At UCI: Do #BlackLivesMatter?
A space with the intent and potential of being a critical discussion on black issues became a toxic space to run away from. It’s no wonder that many began walking out at the #BlackLivesMatter: Campus-wide Teach-In. Perhaps they walked out because of the unconventional nature of the audience — a majority non-black students and faculty. With this array of different perspectives, experiences and positionalities, the conversation took some weird turns and became messy. This is the price we all have to pay for being in an education system which fails to provide us with the political education necessary to understand the basic power-relations that operate this country’s institutions.
It seemed like the attendees were incapable of giving proper attention to something as specific as the experiences of black people under institutional oppression by the familiar hands of the school and the police. Yet, often times, a lot of applauding happened after certain questions and comments that were seemingly pro-black. I say seemingly because it became hard to judge the difference between comments which were pro-black, anti-black or neutral. People began calling out others who “stepped out of line” and those who were being called out were hurt. This is where we collectively began focusing on the feelings of individuals as opposed to the reason why we came here in the first place. On one hand, there was anger, vulnerability and raw emotion: talk of safety, life and death. Such a narrative was met by superficial, personal opinions regarding love and respecting one another. Black people in this country and on this campus have a right to be angry and do not owe anyone an apology for that. Yet one non-black girl, toward the end of the Teach-In, implored everyone to be “polite.” I could sense that the word “civil” was on the tip of her tongue.
Some members of the administration spoke during the Teach-In, addressing the black students in the following manner: “Make use of the resources on campus.” Thankfully, many elected black representatives were able to respond immediately. Co-Chair of BSU, Mia Ogundipe-Tillman, says “You ask us what we need and we tell you every time and you derail the conversation by telling us ‘Do you go to this? Do you go to that?’ Well, no I don’t go to that because its anti-black. This university is anti-black. This university hates me!”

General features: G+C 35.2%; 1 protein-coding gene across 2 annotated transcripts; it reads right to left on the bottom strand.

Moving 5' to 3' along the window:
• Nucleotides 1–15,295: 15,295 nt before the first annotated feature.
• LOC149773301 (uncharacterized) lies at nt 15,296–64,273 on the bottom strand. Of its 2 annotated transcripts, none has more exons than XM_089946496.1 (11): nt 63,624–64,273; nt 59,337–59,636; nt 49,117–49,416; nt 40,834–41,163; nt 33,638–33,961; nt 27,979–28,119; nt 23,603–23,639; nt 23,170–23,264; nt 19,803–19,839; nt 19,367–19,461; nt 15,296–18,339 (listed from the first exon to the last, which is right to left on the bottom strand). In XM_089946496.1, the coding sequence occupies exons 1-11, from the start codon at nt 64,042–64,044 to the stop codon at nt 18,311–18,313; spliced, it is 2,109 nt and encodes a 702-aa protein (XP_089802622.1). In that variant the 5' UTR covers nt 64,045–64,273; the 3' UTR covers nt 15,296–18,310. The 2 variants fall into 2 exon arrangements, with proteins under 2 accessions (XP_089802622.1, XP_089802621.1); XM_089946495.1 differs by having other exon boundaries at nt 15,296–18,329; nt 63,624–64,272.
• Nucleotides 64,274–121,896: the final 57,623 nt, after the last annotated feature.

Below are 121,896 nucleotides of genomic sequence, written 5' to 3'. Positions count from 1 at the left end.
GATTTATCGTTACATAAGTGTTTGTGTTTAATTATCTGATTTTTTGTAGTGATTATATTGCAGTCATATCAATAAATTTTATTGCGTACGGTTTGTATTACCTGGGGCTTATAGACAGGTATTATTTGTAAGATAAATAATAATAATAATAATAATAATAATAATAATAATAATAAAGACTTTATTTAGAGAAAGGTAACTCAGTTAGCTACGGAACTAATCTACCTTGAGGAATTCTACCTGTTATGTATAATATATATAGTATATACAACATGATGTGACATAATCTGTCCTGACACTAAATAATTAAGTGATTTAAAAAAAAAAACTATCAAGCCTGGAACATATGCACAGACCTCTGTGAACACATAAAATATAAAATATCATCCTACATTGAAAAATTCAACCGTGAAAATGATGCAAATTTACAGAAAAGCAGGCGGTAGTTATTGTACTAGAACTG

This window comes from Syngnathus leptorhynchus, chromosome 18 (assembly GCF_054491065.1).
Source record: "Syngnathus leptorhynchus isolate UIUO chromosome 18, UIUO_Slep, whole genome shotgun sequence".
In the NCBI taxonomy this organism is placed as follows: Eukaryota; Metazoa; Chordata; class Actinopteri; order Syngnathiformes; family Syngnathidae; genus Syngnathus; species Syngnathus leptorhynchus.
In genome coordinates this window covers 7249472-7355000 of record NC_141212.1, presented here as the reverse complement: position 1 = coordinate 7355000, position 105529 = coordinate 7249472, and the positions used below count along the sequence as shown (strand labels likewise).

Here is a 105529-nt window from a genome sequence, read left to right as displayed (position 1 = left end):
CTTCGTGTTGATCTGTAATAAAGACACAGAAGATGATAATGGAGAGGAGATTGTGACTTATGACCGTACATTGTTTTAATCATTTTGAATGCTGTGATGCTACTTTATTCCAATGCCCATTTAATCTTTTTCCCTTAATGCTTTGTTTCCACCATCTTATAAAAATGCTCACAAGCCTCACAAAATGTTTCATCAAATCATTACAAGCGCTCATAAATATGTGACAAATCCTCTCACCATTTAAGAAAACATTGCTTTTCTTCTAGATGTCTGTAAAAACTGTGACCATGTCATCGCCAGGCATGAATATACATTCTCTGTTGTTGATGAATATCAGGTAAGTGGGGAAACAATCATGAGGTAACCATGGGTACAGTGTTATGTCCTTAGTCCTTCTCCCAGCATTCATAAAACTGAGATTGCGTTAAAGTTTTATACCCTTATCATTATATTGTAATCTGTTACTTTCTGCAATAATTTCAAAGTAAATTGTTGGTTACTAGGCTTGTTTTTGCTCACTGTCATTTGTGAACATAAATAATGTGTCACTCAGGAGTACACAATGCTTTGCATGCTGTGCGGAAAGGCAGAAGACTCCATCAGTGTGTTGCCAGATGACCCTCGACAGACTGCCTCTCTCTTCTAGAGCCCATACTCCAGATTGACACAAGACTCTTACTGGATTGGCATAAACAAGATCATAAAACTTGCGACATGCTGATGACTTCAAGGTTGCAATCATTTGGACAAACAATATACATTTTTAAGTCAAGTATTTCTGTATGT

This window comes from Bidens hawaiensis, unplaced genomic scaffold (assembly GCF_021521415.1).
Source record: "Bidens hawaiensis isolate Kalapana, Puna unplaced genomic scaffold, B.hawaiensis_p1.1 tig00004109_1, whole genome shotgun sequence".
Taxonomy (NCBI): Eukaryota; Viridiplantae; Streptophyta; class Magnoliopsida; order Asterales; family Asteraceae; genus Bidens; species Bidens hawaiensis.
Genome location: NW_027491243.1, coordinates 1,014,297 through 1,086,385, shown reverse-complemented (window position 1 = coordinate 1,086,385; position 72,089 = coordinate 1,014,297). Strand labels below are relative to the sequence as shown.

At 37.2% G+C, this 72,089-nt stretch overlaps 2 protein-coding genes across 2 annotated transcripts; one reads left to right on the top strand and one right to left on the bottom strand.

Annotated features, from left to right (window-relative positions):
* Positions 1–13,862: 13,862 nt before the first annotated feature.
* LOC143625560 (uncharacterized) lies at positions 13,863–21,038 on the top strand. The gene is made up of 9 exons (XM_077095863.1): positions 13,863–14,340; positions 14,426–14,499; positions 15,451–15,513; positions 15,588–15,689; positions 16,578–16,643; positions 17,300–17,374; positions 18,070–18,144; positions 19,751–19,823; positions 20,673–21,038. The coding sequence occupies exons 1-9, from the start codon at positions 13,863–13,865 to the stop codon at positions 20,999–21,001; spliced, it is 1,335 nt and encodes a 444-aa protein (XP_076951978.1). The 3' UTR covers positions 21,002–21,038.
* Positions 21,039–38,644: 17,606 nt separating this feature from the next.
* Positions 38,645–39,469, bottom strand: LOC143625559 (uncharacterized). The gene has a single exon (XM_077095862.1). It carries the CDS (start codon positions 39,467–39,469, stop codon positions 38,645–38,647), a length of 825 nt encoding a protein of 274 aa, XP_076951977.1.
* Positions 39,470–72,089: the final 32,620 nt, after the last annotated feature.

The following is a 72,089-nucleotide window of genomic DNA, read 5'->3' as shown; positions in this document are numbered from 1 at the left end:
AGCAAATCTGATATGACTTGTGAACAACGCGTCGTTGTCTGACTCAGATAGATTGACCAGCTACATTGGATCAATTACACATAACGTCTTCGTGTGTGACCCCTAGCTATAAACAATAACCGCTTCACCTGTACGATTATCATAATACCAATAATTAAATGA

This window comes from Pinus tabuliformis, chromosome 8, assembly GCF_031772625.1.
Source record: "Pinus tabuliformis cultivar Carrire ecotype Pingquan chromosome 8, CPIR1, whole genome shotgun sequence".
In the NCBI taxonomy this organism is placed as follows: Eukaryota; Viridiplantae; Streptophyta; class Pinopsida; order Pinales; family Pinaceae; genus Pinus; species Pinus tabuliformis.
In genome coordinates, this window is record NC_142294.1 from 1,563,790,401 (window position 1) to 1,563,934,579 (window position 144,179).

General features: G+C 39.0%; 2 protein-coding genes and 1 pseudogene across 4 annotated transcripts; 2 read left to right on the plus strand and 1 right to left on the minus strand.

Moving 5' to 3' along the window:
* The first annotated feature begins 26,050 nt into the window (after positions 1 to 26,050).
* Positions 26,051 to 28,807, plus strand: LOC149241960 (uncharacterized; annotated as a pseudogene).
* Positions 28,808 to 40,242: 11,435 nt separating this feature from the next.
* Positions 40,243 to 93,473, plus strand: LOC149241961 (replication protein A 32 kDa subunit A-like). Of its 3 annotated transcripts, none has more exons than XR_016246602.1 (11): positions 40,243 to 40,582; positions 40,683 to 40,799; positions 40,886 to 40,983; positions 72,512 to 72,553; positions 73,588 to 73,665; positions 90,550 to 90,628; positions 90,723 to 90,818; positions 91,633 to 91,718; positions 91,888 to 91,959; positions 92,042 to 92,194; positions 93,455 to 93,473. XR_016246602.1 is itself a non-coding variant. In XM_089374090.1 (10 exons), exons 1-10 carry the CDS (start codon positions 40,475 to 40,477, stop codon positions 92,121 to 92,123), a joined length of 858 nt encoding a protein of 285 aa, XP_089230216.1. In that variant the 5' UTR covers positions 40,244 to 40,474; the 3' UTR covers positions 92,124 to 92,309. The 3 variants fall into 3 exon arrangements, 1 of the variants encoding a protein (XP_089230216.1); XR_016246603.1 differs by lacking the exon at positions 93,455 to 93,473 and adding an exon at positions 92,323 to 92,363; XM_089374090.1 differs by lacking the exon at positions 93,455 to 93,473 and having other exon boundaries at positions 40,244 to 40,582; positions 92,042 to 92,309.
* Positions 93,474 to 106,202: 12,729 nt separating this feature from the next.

Jazmyne McNeese, co-chair of the Afrikan Black Coalition Conference, follows up Mia’s statement. “People in this room have been to every single one of these people’s offices, we know all of their names, we use all of their resources. But the fact is that there’s nothing left. The people who have the money and can help us, aren’t even in this room … Who else are we going to call?” A few seconds passed before a few exclaimed: “Gillman!” To which McNeese answered in a low tone, “He got the letter,” before taking a seat.
A lot of space was taken by “allies” with their poorly thought out declarations of solidarity and color blindness, which never seem to lead anywhere. There are certain ideas which should be understood before entering a politically black space. If I learned anything from the Teach-In, it’s that non-black people are truly a hindrance to macro and micro forms of black liberation. Only now do I understand the phrase: “There is no such thing as allies.” With their inclusion, the conversation moved backwards instead of forward.
Let’s take talk about the Teach-In specifically. Where did we go wrong and how can we prevent a productive conversation from being contaminated by “allies.” A few questions about becoming a better ally were thrown into the conversation. McNeese responds to this by saying “I don’t think these black students,” she points to her peers, “should have to continue to teach non-black students … it should not be our job to teach you what you (should already be) educating yourself on these issues.”
Non-black students should be very hesitant before speaking in politically black spaces. If you can Google it, take a class, or ask a friend then don’t speak. You will be doing everyone in the room a favor. You are contributing to the mobility of the discussion by not contributing. Only in non-black, non-political spaces and in the event that a black voice is being silenced, you may echo them. You have non-black privilege and may be taken more seriously. If you really want to help the cause just re-iterate what has already been said. Otherwise, do not steal their agency and ownership of a narrative by speaking on behalf of them. You cannot “engage in conversation” because black people and their experiences have nothing to do with you. By not speaking sometimes, you are able to contribute by simply listening.
Marwa Aboubaker is a fourth-year comparative literature and film and media studies double-major. She can be reached at email@example.com.